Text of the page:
The Malvern Leader from Malvern, Iowa on March 1, 1934 · Page 8
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The Malvern Leader from Malvern, Iowa · Page 8

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Malvern, Iowa
Issue Date:
Thursday, March 1, 1934
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Page 8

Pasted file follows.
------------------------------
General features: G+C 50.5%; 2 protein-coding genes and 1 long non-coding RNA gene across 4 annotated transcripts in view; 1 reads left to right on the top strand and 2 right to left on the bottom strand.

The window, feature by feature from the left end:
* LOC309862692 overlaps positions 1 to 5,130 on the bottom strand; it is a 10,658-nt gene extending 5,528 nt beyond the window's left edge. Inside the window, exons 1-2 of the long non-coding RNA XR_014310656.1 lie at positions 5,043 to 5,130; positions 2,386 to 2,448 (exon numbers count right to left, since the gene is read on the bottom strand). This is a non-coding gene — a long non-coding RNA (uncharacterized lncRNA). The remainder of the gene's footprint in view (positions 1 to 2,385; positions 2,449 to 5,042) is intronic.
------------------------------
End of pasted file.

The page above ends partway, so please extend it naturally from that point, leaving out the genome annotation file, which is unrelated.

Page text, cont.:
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PAGfefelGHt MHIHIHMMIIII ftffi MALVfeftfr LfcAEfeK, HALVED tftWA, EMERSON Patt-iotit Pfogi-aiii GfvWi^ rtl M. E* Cntircn The following program wai given Thursday evening In thi Methodist chnreh on American ism and National Defense, it wa given under the auspices of the local A. L. Auxiliary. There was a fine attendance and the program was well presented: Star Spangled Banner, Audi ence. Pledge of Allegiance, Audience Prayer, Chaplain of Auxiliary "The American Creed," Bobby Evans. Reading, Mable Edte. Quartet, Mixed. "How to Display the Flag." Mat Whlsler. "Stars and Stripes Forever," Laverne Carson. "Preparedness," Billy Rlpley. Tableau in eight scenes with songs. "The Price of War and Un- preparedness." America, Audience. J. W. Evans Die* iti Iowa City Hospital Word was received Tuesday of the death of John W. Evans, life long resident of this vicinity, at the University hospital in Iowa City where he was taken las week for treatment for heart trouble. Funeral arrangements had no been made before we went to press. He Is survived by his wife and one daughter, Mrs. Leona Pickerel!. & *y$i Clarence W. Briggs, a long time resident of Emerson and •vicinity died early Monday morn Ing at his home after a long per lod of illness and suffering. He had been practically helpless for some time past. Funeral services were held Wednesday afternoon In the Methodist church conducted by the pastor. Rev. L. E. Rtpley. He is survived by his wife, font sons and four daughters. A more complete account will be given In our nest issne. Andrew Amiel Kline Died Monday Afternoon Andrew Amiel Kllng, aged 16 years, son ot Mr. and Mrs. Alvln Kling, died at their home near Emerson Monday afternoon. His death was due to pneumonia following an attack of the measles. Funeral services will be held this (Thursday) afternoon in the Comer funeral home In Emerson at 2 o'clock. Dr. L. C. Blank Wed* Mitt Thelma Moe The marriage of Dr. L. C. Blank, Emerson's well known veterinarian, and Miss Thelma Moe was consummated Sunday, Feb. 26. at the home of the bride's parents near Oarner, They will make their home in Emerson in the property recently vacated by Marshall Mart where they will soon be at home to their friends. Dr. Blank located here some two or thr^e years ago and has already built up a nice practice and made many friends during his residence here who will Join us lu extending congratulations to him and a joyous welcome to the bride, Mrs. Dola Tufford Nttf*e* Injured ftodeo Rider* The Denver Post carried a big lot of pictures In their regular and rotogravure section in a recent Issue, on the big livestock show held there and the rodeo In connection. Among them was a picture of Mrs. Dola Tnfford, a former Mills county girl residing at Henderson, who was the official stock show nurse and cared 'or all the cases of injury suffered by the daring cowboys and rodeo riders during the big show Homer Holcomb, the clown o he rodeo who has been seen by many of us in our middle wes rodeos, was very severely injured by one of the Brahma steers that went on a rampage and was under the care of Mrs. Tufford most of the week. The stock show had a number of Iowa exhibitors who were in the winning with their good stock. Mrs. Tufford has been out there 28 years but still retains warm thoughts of Iowa she writes when sending us the paper. present, nfeWftet tost* ttte let and H«tffti-sen grotrps. profftahTe devotion period conducted t>y tfte first Mee pr"6*i- dent, Nellie Wnson. An hour or two of Jomty followed, cltoaied by a delicious lonch served by the hostess. The young folk manifested an ohvtons delight Hi the Christian fellowship of the evening and are grateful to theft- host and hostess. One of the most inspiring fe» tares of the event was the unanimous and hearty acceptance by the Henderson group of an invitation to join the Wesley group In forming a combined Epwotth League. We anticipate many happy and profitable times together. the next meeting win be held on March 28. The place Wilt be announced later. 4,000,000 Injured and 125,000 Killed Car* Since '29 Glen Good and Paul Nelson went to Charles City Friday, returning home Saturday night with a tractor which they got at the Hart-Parr factory. Ira N. Cheney took Edd Dorsett to Quincy, 111. on business he last of the week. They returned home Sunday. WESLEY CHAPEL Misses Peari Lang and Edna Douglas accompanied by Miss Besa Beeaon ot Lincoln went to Omaha Tuesday to attend the Trans-Misslasippl Beauty Show and convention in session at the Fonteuelle hotel. Miss Bess Beeaon of Lincoln, Nebr. came Friday to visit Miss Pearle Lang. Mrs. Laura Hodge of Genoa, Nebr. came Friday evening to visit her brother, H. L. Kellenbarger, and other relatives. Homer Shoop went to Omaha Saturday to visit in the home of his uucle. Mr. and Mrs. John Honeyman were Red Oak visitors Saturday. Mrs. Richard Crofton went to Gleiiwood Sunday to spend the day with her husband. Richard"U employed in the fleetrleal shop. Miatle Bros. Ward Cooper took J. W. Evans to Iowa City to the University hospital for treatment Wednesday evening. Mr. Evans is suffering from heart trouble and has lieeu uuable to lie down for a long time and has to sleep Ju a daughter, Mrs. Leoua chajr. Plckrel, accompanied Iowa City. them to Mr. and Mrs. L. V. Hicks were Omaha visitors last Tuesday and called on her brother, Frank Og^i lavie, |n the lmmam»el hospital. Rev. and Mrs. j. p. gtille also railed on Frank the same day and fouud him feeling pretty good. Mrs. R. E. Duun aud Mrs. Vf, F, Tolliuger were hostesses at a silver tea at the home of Mrs. uw Thursday afternoon. Mr. and Mrs. J. L, Evans, Mrs, A. E. Stokes, Miss Pearl 'McLaiu, Mrs. Minnie Whlsler aud Grace n&4 kaona PUon atteuded, the 0. B. S. banquet and evening meet* i»K at Red Oak Wednesday eve- iiiug when they held their school of lu«rucUon. There were no services at Wes- ey Chapel Sunday due to the severe storm. Mr, and Mrs. Robert Danley and sons came from De Witt, <ebr., to spend the week end with his sister, Mrs. Ward Flckel, and family. Charles and Charlene Lemert, Charles Anderson and Charlie Taylor and several of the children are all having their turns at the mumps. Delbert Slater from near Emerson visited Clinton Parker over the week end and visited school at Henderson Monday. Mr, and Mrs. Lawrence Salyers and sons of Malvern visited Mr. and Mrs. j, B. Fickel Sunday. Howard Maddsen, employed by J. B. Flckel and sons met with a painful accident last week. While cutting wood in the timber his ax glanced off and cut his foot quite badly. He was taken to Dr. Christy and three stitches were taken to close the wound. He will be laid up for about two weeks at his home in Shenandeah. Note* from Wesley Chapel and Henderaon Churches The special meetings at - deraon closed last Sunday night. Much appreciation has been expressed for the helpful messages of our visiting pastors. Rev. Mo- Anlch and Rev, Gugeler. A splendid spirit pervaded the meetings and much enrichment was realized by many. The pastor desires to express his hearty gratitude to the Macedonia and Majvern mln- isters who gave t&elr unstinted service to us. He also owes a similar debt of gratitude to the c<* operating members and friends of the church. Whatever good was accomplished was due to the prayers, the presence and the ef- *ort of all who participated in :hls happy service. Especially nust we acknowledge the contr}- autlon of o«r Heavenly Father .oward the success of our effort, "One s 9 weth, soother reapeth, but Qod glvetij the increase." 8ope of those who njade per* tonal dedication to Christ during the meetings will be received into the church on Easter Sunday. A few transfers win possibly be «ade and acknowledged at time alto, Record of Fatalities Shows 2 J Per Cefit Increase This Year Automobile accidents last yea~r n this country resulted in the death of 29,900 persons and the njury of 860,700, thus bringing he total of deaths for the last four years up to nearly 126,00 and the number of persons In Jured non-fatally up to aroun 4,000,000. The record of fatalities for las year was 2.6 per cent greate than in 1932, but on a per ace! dent basis the deaths Increase 6.9 per cent and the number o persons injured non-fatally 2. per cent. These and other fact relating to the street and high way accident problem of last yea are brought out In the new analy sis entitled "The Great American Gamble" just published by The Travelers Insurance company. Collisions between automobiles last year accounted for nearly 46 per cent of all the accidents, but these resulted in slightly less than 24 per cent of the fatalities. Automobile-pedestrian collisions com- irUed 37 per cent of all accidents but these resulted In approximately 46 per cent of the deaths, n addition to the fatalities num- >ering 13,440 due to automobile pedestrian accidents, 262,270 per- ons were injured non-fatally in uch accidents. Practically two-thirds of the 766,600 personal Injury accidents which occurred last year were ue in some degree to driving er- ors. Among these, exceeding the peed limit resulted in the great- st number of deaths. Although he number of accidents from this cause accounted for about one- fORD TO BUILD HUGE EXPOSITION AT THE 1934 CHICAGO WORLD'S FAIR — — ••»• •*•«**•*» WMV^ fourth of all the mishaps which involved Improper motoring practices, the fatalities comprised approximately one-third of all deaths resulting from driving errors. Statistics show that the date of death per accident involving excessive speed was 28 per cent greater than the average; operating on the wrong side of the rood, 6 per cent greater; passing standing street car, nearly 2 per cent greater; going off roadways, 58 per cent greater, and reckless driving, nearly 37 per cent greater than the average. The analysis of actions of pedestrians Involved In accidents last year shows that in many Instances pedestrians took their own lives in their hands. More than 800 were killed In crossing intersections against signals and 360 met death crossing intersections diagonally. More than 3,300 pedestrians were killed because of crossing streets between intersections and 1,460 met death dart- ing^ut into streets from behind cars, while 2,250 were while walking along rural "" " show also Clara M W ie Pouglw U visiting iu tfe» bwae «l ber graadmotlier, Mr*, ClM* McOoweU, ft Mfb «sbaol played bifb 4pMo,l a* Friday t«a» won Tb« »««m Mr. tfli Stamen ftr»t y § tear* of 88-*7 town wu dstfwted, L, IVIM m*jy io in MlUUry Ac*d,my *v*» Mr. fttt* «i |« Ke ft W fey* to Ib* n,~. i » on aso that 1,680 children were killed while playing in the street. The experience of pedestrians shows that the rate of death per automobile , pedestrian accident was 28 per cent better at intersections than between intersections and 25 per cent better in crossing intersections with the signal than against the signal. The most dangerous thing that a pedestrian can do is to walk on a country highway, as the r»te of death per pedestrian accident on highways is nearly 360 per cent worse than the average death ,f. *,°* * collision* A GREAT Ford Exposition, por- " traylng the tremendous part the arts, sciences and virtually every other Industry plays In the manufacture ot today's motor cars, is planned by the Ford Motor Company for the 1934 World's Fair. The Ford Exposition will be housed in a giant building 860 feel long to be built In the heart of the fair grounds on an ll-acre plot bordering Lake Michigan and flanking the main fair boulevard. Construction of the building will start Mar, 1. In the dominant central building will be housed Henry Ford's "Drama of Transportation," depleting the development ot wheeled Vehicles trom .he chariots ot ancient Egyptian kings to modern motor cars. Every model of Ford car made since 1903 will be Included. In the smaller building to the left will be housed some ot the priceless historic exhibits trom the Edison Institute at Dearborn, Mich., Including the one-story brick workshop, complete with the original tools, where Mr. Ford in 1893 built with his own hands "his first motor car, This first car will be displayed Inside the shop. The main exposition bulldtng will Henry Perd and Edssl B, Pord show to Rufut C. Dswes (cenUr), president of the World's Pair, the seals mods) of the giant Ford Eitpesltlon building to be built at the 1934 Pair. (Lews?) The Perd building «s It will be seen from Uelf Brlkssn drive. Opposite the building will be a hugs park bordering take Michigan. display an imposing array ot exhibits, most of them In action, show bow steel, aluminum and other metals, soy beans, corn, wool, cotton and other farm products and the products of myriad industries are converted into car pans. The building also will house displays ot oars and a big movie theater. Along the east side will be an open-air balcony equipped with chairs and lounges where hundreds may relax. Across the drive fronting the lake will be a big Ford Park, beautifully landscaped and also fitted with seats and other comforts tor fair crowd* REGISTRATIONS UP (Continued from page 1) New Car* Harry Showalter, Prescott, Chevrolet coach. L, H. Parker, Henderson, Ford udor, Norfhwestem Telephone company, "Malvern, Ford coupe, Q, A. Haxel, Glenwood, Ford coupe. n the ten-year period it is polnt- d out that the number of peo- le killed by automobiles would ixceed America's record of sellers killed during all the history f this country, and would sur- ass the fatal battle casualties of be American Expeditionary 'orces in the World war more ban six times. The number of arsons injured non-fatally from utomoblle accidents during the resent decade would exceed by more than flfthy times the A. E. '.'s record ot soldiers wounded on-fatally in action. THROUGH A Woman's Eyes By JEAN NfWTON , U ' four peace oration* are to he deliver^ by young people. This program w yi to b»14 at the regular fc^ service. AH of th» two rase&tad b y . church will b* reft- »*** prograw * urowd/U II, tat • J B automobile accidents * 8 * H! 1 * tbe The Travelers of chiWreR developed «l four, aud 8,820 deaths the age of fourtwa. the te«a. r»t» o| death the »ft4 the ago of ill *' fi ** t *Tg**K? "THE GOLDEN FROM THE GIUJED" f WAS waiting W turn wjtb a * number of others having some peclal business at th« bank, As I sat there my attention was occupied wlttt the attractive young girl seated at a desk nearby, I was not the only one who noticed her. There was a was sitting next to me, The girl was entirely oblivious to our attention, however, ' as she was, sb* was _„_. useful, too, tor riw WM bw bee making records l» ft As I looked. »£ bjf I -___, to myself bow fwU»b were tt? *<* gestioos occasionally routlue type gf dftfft *»-, r ~, r- girls, haw fflueb Uft «nj sarfflT VM Added to Uttl flfrt'hlrt' pB$M-W the beUetjrep w<Ml«a iB this gill fn» w ——'- Bimjmt. I tbAttl Ae4 tb|f h " Wr^ Jas. Elchelberger, Malvern, Ford tudor. Leonard Edwards, Glenwood, Ford fordor. Golden Davis, Emerson, Ford sedan. Chas. R. Carlson, 'Olenwood, Ford tudor. Chris Wreldt, Glenwood, Ford tudor. M. Duncan, Olenwood, Ford -•,' i, 3, B, Taylor,* Tabor, Ford 4e» luxe tudor, Bruce Kllpatrlck, Malvern, Ford tudor, Charles Vlnton, Pacific Junction, Ford coupe, S, V. Cooney, Glenwood, Buick sedan. Mrs. Otto Kline, Malvern, Ford de luxe tudor. W. a DeMoss, Glenwood, Ply. mouth de luxe sedan, Theron Atkinson, Malvern, Ford tudor. Margaret Colwell, Olenwood, Chevrolet sedan. Verne Aubrey, Bartlett, Chevrolet coach, Mark Swarts, Silver City, Chevrolet coach. J, O. Fitch, Pacific Junction, Chevrolet town sedan, Dr. Thomas Oidley, Malvern, Ford fordor, 'C? tudor. W, R. Bruce, Olenwood, Ford fordor, Edwin Carter, Glenwood tudor. Ford On these bleak February mornings when you are trying to get the furnace to draw something beside cold air, just remember that the opening-of the baseball season is less than two months of ftm* *nt reftd tie Wa*f AM *«*. ft*f*t tlftft, **** h*tf« . Aft *<Wmoft«l iirf!e* fftifff 6* t& *lfi %t tt*Je tot Met tun* *i wWefc «« to ****** tii ffe* AlMTfiAtifB O Complete Atwttict «f 1!fftl i* tdf Stett frtec* et Mitt* Qmttft Hffii ttstttt* Atwtfte* (Member of the Attarteaii fttli and taw* title Asm) SEEDS AND FEEDS A frSW SfeftVtCB — MALVBRM MILL grind and tt ,you* w*a taw pate* with ftte\4 ftecessaty tftgradiefctt fof * pleteiy balanced ratiorf tot Kraft** and sate *i,oo to $. pet ten. Phone 22«, Malvern, lew*. IM9 Pot sate — seed Oats, i. it, Bteete, Maivetft, 384 For gale «•* Seed Oats, eany/; Kherson, old seed. Priced 40c af-'A| the farm, 42c delivered up to 10 miles from farm. — Hermann Knop, Malvem. 88-1, , Bed Clover and Alfalfa hay for' sale. —* Claude Brook*, PhoneT For "Sale —lowar seed 40c in tin; 4EC recleaned —if ordered in advance. Also 9 h. p.s Fuller & Johnson Mounted gas off; oil engine, toed working order, -P. 8. Crink, Malvern. 32-4f FOR RENT For Bent —Modern house. ~- 4 J. H. Beckwith. Dtfji; MISCELLANEOUS f Tom Shaw — Piano Tuning.^ Leave orders with Collins Drttfc Malvern. or Priest's Drug store,; Hastings. v Stove Wood For Sale at tb*j farm or will deliver. Priced lowf — B. A, Lee. 80- For Bale—Set 1%. inch heat Concord harness, good repair. • W. 3. Walker, Malvern. 33-1, WORK WANTElF Wanted —Work on far married mat). No children For Sale—P, & Q, lister, John Deere wide tread lister good shape. — Okas. Wils Phone 180-F14, HOGS For Sale — potatoes, and bred sows, —J, T, Black work smooth mouth horn, wt IWQj mywberei Br own smooth mouth horw, wt, 1400, QQ> Other t '-. sT- 4 * •ijW •'a-t.tO* - ?fe